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You Don’t Want To Miss What This Senator Said About The San Bernardino Attack

San Bernardino

In a speech from the Senate floor, Sen. Ben Sasse called the San Bernardino attack an act of war in an ongoing fight against radical Islam.


In a speech from the Senate floor, Sen. Ben Sasse (R-Neb.) called the San Bernardino attack an act of war in an ongoing fight against radical Islam that Congress can no longer ignore.

“We are at war,” he said Tuesday night. “The American people already know this. Our enemies obviously know this… It is only this town that seems confused. Washington ignores what it cannot escape.”

“This is a clash of civilizations— a fight between free people and a totalitarian movement,” he said. “We are free and our enemies hate it…They hate us not because of any particular thing we have done, by omission or by commission; they hate us because of who we are. They hate us because we have a Constitution that enshrines our freedoms.”

Sasse noted that the best way to stop so-called Islamophobia is for Washington to stop jihadis from trying to blow up Americans.

“You want to stop Islamaphobia?” he asked. “Stop lecturing Americans that they’re supposedly stupid to be frightened about jihadis who actually do want to bomb their sporting event. And instead use your pen and phone as Commander-in-Chief to start telling us what your plan is to find and kill those who would do us harm.”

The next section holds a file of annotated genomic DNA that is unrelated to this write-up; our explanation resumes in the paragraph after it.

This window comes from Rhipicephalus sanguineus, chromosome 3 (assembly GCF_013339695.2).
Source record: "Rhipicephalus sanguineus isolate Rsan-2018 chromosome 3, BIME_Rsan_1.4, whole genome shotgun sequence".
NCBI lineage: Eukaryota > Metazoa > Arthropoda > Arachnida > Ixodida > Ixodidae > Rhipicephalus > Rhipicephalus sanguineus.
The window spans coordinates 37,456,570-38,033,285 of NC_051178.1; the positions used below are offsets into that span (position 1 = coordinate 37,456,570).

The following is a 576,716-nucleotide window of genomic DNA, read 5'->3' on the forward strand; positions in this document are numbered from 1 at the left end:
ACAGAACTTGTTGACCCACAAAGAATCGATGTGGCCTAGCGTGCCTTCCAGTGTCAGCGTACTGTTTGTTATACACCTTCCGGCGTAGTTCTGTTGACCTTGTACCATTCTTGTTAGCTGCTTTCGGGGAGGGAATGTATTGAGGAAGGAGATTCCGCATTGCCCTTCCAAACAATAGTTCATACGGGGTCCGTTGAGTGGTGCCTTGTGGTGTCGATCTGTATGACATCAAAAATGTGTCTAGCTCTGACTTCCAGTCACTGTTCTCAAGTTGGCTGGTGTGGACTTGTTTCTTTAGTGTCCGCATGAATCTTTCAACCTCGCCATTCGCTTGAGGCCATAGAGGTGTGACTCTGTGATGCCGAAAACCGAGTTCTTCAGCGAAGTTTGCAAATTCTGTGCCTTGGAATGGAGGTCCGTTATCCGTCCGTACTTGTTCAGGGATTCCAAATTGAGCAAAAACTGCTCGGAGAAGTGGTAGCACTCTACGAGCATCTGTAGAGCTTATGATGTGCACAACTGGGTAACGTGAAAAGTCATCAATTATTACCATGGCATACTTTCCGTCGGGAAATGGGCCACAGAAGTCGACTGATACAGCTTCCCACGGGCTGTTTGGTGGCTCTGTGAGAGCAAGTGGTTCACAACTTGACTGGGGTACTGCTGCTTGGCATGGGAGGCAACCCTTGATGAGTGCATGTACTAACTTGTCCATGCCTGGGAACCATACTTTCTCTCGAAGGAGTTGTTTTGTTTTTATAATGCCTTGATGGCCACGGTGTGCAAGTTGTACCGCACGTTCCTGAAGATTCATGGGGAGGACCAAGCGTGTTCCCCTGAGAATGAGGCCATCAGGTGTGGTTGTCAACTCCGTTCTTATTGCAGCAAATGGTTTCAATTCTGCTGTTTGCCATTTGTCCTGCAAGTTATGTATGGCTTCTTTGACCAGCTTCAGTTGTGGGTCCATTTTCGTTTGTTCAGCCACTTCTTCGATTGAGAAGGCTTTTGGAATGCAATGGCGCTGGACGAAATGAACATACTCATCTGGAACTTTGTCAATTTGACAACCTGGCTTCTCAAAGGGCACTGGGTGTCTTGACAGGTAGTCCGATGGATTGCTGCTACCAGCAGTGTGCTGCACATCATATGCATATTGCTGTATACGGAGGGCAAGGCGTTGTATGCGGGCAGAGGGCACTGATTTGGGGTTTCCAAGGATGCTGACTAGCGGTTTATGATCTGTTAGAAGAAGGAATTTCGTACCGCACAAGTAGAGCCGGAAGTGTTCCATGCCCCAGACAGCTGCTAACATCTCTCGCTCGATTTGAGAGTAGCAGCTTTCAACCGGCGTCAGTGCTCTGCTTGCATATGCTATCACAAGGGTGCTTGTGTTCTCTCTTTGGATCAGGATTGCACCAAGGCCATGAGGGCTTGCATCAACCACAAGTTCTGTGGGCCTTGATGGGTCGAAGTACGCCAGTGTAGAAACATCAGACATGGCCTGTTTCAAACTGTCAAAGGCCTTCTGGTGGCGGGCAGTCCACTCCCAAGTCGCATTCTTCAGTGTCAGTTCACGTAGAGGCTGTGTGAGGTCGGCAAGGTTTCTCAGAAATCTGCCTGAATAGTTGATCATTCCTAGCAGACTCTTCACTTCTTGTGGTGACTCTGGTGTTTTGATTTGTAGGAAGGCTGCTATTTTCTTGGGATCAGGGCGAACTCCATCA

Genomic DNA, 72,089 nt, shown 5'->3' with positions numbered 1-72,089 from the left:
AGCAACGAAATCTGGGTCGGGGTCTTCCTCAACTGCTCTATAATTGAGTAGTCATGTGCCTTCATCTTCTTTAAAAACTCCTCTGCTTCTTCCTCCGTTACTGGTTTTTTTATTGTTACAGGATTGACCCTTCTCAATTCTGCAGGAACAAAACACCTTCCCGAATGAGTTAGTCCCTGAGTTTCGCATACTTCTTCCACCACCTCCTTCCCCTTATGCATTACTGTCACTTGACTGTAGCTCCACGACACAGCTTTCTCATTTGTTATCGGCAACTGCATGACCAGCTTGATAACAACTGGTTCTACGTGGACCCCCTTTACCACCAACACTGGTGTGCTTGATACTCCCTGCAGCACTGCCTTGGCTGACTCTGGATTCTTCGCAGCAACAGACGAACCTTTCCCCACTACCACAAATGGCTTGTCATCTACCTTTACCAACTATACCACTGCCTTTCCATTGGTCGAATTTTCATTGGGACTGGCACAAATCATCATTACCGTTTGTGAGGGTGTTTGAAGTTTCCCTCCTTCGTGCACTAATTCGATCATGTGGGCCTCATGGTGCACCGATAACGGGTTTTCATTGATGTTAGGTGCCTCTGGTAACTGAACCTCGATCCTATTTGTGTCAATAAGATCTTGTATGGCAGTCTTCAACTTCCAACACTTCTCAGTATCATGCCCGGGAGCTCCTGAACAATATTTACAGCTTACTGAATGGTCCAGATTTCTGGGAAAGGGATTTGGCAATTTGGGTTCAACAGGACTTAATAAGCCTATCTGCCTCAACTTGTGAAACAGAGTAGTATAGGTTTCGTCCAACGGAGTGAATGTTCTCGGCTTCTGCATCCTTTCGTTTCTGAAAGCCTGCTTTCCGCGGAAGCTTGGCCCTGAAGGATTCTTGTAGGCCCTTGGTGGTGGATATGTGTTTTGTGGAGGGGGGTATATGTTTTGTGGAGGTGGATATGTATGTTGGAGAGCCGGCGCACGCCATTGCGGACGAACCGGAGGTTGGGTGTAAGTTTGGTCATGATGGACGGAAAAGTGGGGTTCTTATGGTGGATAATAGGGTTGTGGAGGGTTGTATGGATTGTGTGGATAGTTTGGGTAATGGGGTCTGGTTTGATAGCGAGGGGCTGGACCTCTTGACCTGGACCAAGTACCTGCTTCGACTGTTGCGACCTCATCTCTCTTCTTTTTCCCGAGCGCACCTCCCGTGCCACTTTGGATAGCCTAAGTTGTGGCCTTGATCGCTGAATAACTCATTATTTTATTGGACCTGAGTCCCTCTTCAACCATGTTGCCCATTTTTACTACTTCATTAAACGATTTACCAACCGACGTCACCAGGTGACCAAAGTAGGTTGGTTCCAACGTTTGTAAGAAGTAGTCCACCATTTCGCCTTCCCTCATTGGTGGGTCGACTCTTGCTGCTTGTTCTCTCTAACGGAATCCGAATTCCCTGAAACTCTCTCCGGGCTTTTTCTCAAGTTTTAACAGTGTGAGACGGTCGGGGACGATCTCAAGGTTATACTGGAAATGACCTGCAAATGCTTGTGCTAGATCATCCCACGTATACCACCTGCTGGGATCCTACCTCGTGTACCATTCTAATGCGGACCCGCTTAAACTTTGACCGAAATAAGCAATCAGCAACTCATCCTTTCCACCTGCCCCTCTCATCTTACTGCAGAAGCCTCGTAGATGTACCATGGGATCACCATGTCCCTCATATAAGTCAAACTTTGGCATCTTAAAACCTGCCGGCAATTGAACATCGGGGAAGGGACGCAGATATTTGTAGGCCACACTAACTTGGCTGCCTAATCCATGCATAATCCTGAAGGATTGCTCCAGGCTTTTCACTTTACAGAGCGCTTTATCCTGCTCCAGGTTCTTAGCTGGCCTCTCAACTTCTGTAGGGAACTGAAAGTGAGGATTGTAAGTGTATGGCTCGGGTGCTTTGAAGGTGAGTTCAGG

Although he didn’t specifically name Donald Trump, Sasse said the billionaire’s demagogic demands for blanket bans on Muslim immigration were driven in large part by the refusal of political leaders to even acknowledge the national security threat currently posed by violent Islamic terrorists.

“The people who are supposed to be laser-focused on defending the American people—that is us—mouth silly platitudes that show we’re either too weak or too confused to keep our people safe,” Sasse said from the Senate floor. “Then a megalomaniac strongman steps forward, and he starts screaming about travel bans and deportation, and offering promises to keep all of us safe, which to some and I think actually to many more than those of us in this body seem to understand, to some will sound much better than not being protected at all.”

Sasse’s remarks echoed a message he recorded from the site of the San Bernardino attacks last week, where he said that the 14 victims of the attack would not be the only ones to lose their lives in the ongoing fight for religious liberty. Telling the truth about the nature of the enemy and about ourselves is the best way to honor the victims who died at the hands of Islamic terrorists, Sasse said.

“This country invented religious liberty–we’re the most tolerant nation the world has ever seen,” he said. “Our people want a little less elite sermonizing about tolerance in our communities, and a little more articulation of our shared Constitutional principles – and a lot more articulating of an actual battle plan.”

“We should be clear about who we are and about the freedoms we stand for,” he said. “And we should be clear about those who would try to kill us because we believe in these freedoms.”

The Midwestern Republican senator also had no patience for those denied that the terrorists were driven by their beliefs about Islam.

“When we nonsensically say that our enemy has nothing to do with Islam or conversely that every Muslim is prejudged guilty – then our national conversation crumbles into simple sound and fury,” Sasse concluded. “That is not us. For we are Americans.”